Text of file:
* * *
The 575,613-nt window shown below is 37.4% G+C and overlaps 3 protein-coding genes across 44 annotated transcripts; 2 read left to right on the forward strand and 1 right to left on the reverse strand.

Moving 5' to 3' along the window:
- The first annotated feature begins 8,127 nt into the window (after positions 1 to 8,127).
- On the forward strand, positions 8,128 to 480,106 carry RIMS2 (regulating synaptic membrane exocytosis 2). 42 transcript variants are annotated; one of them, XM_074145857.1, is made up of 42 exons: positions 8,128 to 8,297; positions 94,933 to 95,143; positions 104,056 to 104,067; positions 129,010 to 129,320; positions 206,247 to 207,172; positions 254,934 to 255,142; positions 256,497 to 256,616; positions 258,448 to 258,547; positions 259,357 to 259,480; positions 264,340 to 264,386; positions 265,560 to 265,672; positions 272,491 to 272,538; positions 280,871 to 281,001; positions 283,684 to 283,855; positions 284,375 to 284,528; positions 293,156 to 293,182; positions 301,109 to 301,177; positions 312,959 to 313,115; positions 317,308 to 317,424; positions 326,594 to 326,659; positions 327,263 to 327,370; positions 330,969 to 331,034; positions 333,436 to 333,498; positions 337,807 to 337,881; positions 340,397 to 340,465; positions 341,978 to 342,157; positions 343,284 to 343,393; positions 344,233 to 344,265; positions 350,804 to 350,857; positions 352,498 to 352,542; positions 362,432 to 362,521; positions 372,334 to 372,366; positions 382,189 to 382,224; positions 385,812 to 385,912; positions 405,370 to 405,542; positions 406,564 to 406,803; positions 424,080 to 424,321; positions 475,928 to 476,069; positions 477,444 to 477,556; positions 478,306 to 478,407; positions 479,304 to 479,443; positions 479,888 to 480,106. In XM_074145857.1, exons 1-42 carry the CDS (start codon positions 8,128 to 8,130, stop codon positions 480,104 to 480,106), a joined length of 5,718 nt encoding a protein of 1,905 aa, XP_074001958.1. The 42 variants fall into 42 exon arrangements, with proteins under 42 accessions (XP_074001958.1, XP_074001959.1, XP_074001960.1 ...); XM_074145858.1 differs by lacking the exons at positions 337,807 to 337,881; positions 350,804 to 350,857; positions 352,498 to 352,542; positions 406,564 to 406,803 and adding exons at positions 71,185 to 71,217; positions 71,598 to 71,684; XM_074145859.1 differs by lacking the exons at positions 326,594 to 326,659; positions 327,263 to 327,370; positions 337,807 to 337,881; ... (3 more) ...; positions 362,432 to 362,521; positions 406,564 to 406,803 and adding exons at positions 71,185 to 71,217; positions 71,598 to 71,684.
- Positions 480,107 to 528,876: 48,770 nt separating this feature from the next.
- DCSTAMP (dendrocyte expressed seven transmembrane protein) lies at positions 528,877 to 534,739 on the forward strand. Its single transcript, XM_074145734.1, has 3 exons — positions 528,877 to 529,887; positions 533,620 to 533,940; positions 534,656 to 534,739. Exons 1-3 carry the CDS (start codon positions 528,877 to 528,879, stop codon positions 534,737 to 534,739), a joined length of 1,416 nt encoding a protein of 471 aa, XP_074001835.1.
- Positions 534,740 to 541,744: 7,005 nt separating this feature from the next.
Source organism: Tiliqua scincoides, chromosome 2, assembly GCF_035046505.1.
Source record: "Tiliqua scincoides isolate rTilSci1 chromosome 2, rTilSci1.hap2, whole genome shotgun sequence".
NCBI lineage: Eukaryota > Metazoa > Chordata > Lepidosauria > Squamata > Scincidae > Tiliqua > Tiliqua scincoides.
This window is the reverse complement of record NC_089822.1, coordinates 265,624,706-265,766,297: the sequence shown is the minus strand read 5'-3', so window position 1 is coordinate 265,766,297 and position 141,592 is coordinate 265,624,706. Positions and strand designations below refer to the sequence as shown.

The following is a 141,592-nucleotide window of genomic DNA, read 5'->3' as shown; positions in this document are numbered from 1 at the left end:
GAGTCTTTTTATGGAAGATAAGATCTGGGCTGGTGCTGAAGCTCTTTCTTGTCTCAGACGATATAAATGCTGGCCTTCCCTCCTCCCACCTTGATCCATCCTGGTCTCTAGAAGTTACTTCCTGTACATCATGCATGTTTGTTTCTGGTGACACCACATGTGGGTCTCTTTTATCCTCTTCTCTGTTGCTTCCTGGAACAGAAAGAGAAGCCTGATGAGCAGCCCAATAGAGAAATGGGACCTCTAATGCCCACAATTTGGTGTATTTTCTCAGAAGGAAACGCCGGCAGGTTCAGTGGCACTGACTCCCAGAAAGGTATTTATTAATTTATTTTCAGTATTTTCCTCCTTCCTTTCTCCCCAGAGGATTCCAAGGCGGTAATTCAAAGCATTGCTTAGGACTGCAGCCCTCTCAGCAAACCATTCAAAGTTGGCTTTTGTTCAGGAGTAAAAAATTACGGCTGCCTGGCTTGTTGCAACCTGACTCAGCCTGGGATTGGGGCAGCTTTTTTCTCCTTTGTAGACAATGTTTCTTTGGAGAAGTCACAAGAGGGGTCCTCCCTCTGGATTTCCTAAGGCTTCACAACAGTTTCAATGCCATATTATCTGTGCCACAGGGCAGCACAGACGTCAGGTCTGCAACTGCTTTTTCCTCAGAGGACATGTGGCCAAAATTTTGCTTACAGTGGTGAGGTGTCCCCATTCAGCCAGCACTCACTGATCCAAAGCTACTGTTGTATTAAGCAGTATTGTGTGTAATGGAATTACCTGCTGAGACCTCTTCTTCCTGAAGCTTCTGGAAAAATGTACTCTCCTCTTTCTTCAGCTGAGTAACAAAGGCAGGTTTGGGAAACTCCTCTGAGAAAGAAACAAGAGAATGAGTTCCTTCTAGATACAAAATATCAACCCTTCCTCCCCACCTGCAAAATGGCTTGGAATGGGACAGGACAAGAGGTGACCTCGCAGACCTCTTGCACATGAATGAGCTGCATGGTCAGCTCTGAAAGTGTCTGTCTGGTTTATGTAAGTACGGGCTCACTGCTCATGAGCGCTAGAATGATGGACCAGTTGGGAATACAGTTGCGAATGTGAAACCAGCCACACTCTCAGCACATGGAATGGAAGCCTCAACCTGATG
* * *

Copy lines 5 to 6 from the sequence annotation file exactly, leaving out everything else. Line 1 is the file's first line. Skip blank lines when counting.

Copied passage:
- Positions 480,107 to 528,876: 48,770 nt separating this feature from the next.
- DCSTAMP (dendrocyte expressed seven transmembrane protein) lies at positions 528,877 to 534,739 on the forward strand. Its single transcript, XM_074145734.1, has 3 exons — positions 528,877 to 529,887; positions 533,620 to 533,940; positions 534,656 to 534,739. Exons 1-3 carry the CDS (start codon positions 528,877 to 528,879, stop codon positions 534,737 to 534,739), a joined length of 1,416 nt encoding a protein of 471 aa, XP_074001835.1.